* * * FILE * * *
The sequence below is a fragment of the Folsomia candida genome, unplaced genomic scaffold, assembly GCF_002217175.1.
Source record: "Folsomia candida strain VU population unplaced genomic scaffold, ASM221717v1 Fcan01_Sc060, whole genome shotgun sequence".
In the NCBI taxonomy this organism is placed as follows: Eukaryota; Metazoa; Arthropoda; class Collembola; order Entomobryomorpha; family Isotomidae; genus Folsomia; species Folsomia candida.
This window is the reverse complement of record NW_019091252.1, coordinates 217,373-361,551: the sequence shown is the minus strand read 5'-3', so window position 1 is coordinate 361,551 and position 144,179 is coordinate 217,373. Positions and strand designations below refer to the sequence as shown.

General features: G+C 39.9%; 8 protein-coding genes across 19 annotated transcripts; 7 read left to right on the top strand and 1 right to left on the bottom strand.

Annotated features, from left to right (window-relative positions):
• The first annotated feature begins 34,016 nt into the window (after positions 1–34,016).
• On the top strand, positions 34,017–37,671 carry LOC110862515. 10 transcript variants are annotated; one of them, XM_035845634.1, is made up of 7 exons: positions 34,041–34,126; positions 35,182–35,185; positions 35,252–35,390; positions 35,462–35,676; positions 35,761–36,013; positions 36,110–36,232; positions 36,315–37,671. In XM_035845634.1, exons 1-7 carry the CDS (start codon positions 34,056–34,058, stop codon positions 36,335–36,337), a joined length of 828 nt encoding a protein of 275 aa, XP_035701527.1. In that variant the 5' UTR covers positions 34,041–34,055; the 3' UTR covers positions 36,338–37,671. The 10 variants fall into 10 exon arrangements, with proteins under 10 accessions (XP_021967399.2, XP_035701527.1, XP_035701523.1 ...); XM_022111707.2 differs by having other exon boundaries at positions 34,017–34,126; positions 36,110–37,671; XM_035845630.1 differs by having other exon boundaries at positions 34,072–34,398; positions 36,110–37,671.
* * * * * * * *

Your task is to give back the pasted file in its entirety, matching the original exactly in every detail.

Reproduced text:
The sequence below is a fragment of the Folsomia candida genome, unplaced genomic scaffold, assembly GCF_002217175.1.
Source record: "Folsomia candida strain VU population unplaced genomic scaffold, ASM221717v1 Fcan01_Sc060, whole genome shotgun sequence".
In the NCBI taxonomy this organism is placed as follows: Eukaryota; Metazoa; Arthropoda; class Collembola; order Entomobryomorpha; family Isotomidae; genus Folsomia; species Folsomia candida.
This window is the reverse complement of record NW_019091252.1, coordinates 217,373-361,551: the sequence shown is the minus strand read 5'-3', so window position 1 is coordinate 361,551 and position 144,179 is coordinate 217,373. Positions and strand designations below refer to the sequence as shown.

General features: G+C 39.9%; 8 protein-coding genes across 19 annotated transcripts; 7 read left to right on the top strand and 1 right to left on the bottom strand.

Annotated features, from left to right (window-relative positions):
• The first annotated feature begins 34,016 nt into the window (after positions 1–34,016).
• On the top strand, positions 34,017–37,671 carry LOC110862515. 10 transcript variants are annotated; one of them, XM_035845634.1, is made up of 7 exons: positions 34,041–34,126; positions 35,182–35,185; positions 35,252–35,390; positions 35,462–35,676; positions 35,761–36,013; positions 36,110–36,232; positions 36,315–37,671. In XM_035845634.1, exons 1-7 carry the CDS (start codon positions 34,056–34,058, stop codon positions 36,335–36,337), a joined length of 828 nt encoding a protein of 275 aa, XP_035701527.1. In that variant the 5' UTR covers positions 34,041–34,055; the 3' UTR covers positions 36,338–37,671. The 10 variants fall into 10 exon arrangements, with proteins under 10 accessions (XP_021967399.2, XP_035701527.1, XP_035701523.1 ...); XM_022111707.2 differs by having other exon boundaries at positions 34,017–34,126; positions 36,110–37,671; XM_035845630.1 differs by having other exon boundaries at positions 34,072–34,398; positions 36,110–37,671.